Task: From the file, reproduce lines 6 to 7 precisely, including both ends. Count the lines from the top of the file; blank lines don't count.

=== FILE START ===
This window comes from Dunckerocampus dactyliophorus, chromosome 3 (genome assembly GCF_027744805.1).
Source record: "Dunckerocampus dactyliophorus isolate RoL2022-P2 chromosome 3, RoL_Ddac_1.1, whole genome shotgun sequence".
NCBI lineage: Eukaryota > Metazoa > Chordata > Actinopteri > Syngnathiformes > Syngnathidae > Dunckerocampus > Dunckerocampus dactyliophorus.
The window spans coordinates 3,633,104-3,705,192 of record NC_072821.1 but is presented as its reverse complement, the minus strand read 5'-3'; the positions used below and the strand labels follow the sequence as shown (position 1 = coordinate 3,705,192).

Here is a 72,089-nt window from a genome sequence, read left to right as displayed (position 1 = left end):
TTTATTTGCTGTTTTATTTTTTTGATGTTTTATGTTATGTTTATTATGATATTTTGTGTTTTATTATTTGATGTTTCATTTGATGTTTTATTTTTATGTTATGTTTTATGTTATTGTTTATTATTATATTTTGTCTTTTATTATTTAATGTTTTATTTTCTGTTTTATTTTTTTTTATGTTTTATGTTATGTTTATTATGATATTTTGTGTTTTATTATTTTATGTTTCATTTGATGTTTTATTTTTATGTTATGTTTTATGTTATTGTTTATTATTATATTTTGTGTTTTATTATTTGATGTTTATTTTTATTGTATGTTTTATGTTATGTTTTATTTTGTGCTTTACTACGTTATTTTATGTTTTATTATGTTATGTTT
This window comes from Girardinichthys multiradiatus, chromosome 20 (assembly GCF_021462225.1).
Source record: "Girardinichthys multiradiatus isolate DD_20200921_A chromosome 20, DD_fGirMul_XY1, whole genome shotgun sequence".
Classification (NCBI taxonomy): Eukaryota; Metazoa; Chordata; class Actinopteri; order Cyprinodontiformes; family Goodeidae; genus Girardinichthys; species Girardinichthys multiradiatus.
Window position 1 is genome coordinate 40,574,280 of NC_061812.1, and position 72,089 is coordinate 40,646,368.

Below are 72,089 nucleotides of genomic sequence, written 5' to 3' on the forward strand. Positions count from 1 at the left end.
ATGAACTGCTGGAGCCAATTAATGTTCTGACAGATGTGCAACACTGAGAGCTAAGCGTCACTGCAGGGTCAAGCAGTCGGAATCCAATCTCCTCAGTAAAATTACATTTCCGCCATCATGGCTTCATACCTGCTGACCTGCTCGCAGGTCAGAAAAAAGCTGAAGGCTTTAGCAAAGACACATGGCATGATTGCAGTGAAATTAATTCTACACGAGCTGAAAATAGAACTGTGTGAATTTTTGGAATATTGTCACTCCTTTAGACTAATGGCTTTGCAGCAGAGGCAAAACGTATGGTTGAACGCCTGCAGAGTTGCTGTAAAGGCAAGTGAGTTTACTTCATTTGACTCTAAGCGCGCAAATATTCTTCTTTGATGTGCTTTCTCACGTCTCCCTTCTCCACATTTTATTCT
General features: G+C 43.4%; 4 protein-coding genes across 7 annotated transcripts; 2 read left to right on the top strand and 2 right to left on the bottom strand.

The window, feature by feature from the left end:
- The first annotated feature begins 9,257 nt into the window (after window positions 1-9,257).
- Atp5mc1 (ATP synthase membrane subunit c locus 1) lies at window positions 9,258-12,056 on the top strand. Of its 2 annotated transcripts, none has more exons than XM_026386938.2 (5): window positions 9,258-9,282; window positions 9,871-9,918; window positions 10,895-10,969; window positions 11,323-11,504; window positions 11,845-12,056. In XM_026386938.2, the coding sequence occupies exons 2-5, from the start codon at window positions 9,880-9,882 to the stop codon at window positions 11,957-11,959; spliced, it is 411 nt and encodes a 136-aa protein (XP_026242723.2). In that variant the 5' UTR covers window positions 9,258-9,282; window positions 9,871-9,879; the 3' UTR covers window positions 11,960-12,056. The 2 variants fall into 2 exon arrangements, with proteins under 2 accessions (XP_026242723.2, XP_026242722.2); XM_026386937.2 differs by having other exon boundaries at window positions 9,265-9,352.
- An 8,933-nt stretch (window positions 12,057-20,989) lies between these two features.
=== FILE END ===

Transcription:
TTTATTTGCTGTTTTATTTTTTTGATGTTTTATGTTATGTTTATTATGATATTTTGTGTTTTATTATTTGATGTTTCATTTGATGTTTTATTTTTATGTTATGTTTTATGTTATTGTTTATTATTATATTTTGTCTTTTATTATTTAATGTTTTATTTTCTGTTTTATTTTTTTTTATGTTTTATGTTATGTTTATTATGATATTTTGTGTTTTATTATTTTATGTTTCATTTGATGTTTTATTTTTATGTTATGTTTTATGTTATTGTTTATTATTATATTTTGTGTTTTATTATTTGATGTTTATTTTTATTGTATGTTTTATGTTATGTTTTATTTTGTGCTTTACTACGTTATTTTATGTTTTATTATGTTATGTTT
This window comes from Girardinichthys multiradiatus, chromosome 20 (assembly GCF_021462225.1).